It’s increasingly looking like another ugly winter for the U.S. economy. Whether the main culprit is nasty weather, a limping global economy or woes in the U.S. energy sector, this much is clear: Companies aren’t doing much investing.
Wednesday’s Commerce Department report on durable goods showed a 1.4% decline in orders for big-ticket items—refrigerators, cars, bulldozers–in February from January. The overall figure includes products like airplanes that don’t say much about underlying demand in the economy.
The more-telling detail is a measure within the report that reflects how much businesses are spending to invest and expand their operations—demand for things like computers, equipment and software. That gauge–orders for nondefense capital goods excluding aircraft—also fell 1.4% from January, and is flat this year compared to the first two months of 2014.
Such orders have been falling on a monthly basis since August. The year-over-year trend, used to even out volatility, shows that growth in capital spending by businesses has slowed substantially since October:
It’s unclear from Wednesday’s report which industries are cutting back the most. But the decline in business investment has coincided with rise in the dollar and the sharp drop in oil prices since last summer. Wednesday’s report showed machinery posted a particularly big decline last month, likely reflecting lower demand for drilling and construction equipment. Capital spending “is being swamped by the speed of the oil cutbacks,” Pantheon Macroeconomics chief economist Ian Shepherdson said in a note to clients.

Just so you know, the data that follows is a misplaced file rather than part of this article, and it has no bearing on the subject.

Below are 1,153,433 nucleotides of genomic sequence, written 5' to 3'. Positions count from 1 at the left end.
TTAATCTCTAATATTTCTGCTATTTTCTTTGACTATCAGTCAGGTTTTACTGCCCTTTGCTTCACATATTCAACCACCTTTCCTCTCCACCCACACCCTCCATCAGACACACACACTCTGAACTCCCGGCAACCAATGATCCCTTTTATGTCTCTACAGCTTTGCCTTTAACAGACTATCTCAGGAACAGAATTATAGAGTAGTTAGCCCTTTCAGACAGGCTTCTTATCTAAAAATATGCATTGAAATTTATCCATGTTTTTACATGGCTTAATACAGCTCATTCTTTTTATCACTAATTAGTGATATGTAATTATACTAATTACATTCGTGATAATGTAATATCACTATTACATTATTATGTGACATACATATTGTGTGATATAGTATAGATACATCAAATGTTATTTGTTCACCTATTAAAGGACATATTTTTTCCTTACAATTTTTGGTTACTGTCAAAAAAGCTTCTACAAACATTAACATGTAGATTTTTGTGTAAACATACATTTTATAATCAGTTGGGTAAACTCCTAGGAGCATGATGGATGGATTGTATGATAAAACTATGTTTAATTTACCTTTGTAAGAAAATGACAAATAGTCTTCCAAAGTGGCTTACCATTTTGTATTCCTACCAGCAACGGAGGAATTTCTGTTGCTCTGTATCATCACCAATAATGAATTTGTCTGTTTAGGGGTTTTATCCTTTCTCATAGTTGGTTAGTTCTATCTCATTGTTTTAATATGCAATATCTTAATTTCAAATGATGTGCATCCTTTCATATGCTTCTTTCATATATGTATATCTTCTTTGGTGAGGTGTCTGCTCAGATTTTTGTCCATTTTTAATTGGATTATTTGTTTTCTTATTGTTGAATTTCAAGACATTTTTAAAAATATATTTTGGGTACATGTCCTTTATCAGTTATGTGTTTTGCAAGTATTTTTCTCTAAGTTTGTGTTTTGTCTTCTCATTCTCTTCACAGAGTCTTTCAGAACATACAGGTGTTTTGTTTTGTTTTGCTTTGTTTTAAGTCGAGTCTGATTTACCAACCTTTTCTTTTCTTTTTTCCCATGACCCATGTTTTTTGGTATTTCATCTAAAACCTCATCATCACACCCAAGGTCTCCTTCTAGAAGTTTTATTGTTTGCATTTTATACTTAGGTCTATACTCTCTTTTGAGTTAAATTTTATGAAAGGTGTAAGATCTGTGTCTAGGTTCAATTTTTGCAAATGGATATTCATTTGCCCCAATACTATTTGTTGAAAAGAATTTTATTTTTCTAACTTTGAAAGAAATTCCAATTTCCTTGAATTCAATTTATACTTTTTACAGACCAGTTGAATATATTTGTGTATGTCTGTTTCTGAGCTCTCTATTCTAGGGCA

Weak business spending—along with other factors like a downbeat export picture—prompted some economists to downgrade their assessments of how much the economy expanded in the current quarter. Morgan Stanley said it now thinks gross domestic product grew at a 0.9% annual rate in January through March instead of its prior estimate of 1.2%. Macroeconomic Advisers lowered its estimate a tenth of a percentage point to 1.4%.
Such growth would mean the economy grew at roughly half the pace of the fourth quarter’s 2.2% expansion—and would pale to the third quarter’s blowout 5% growth.
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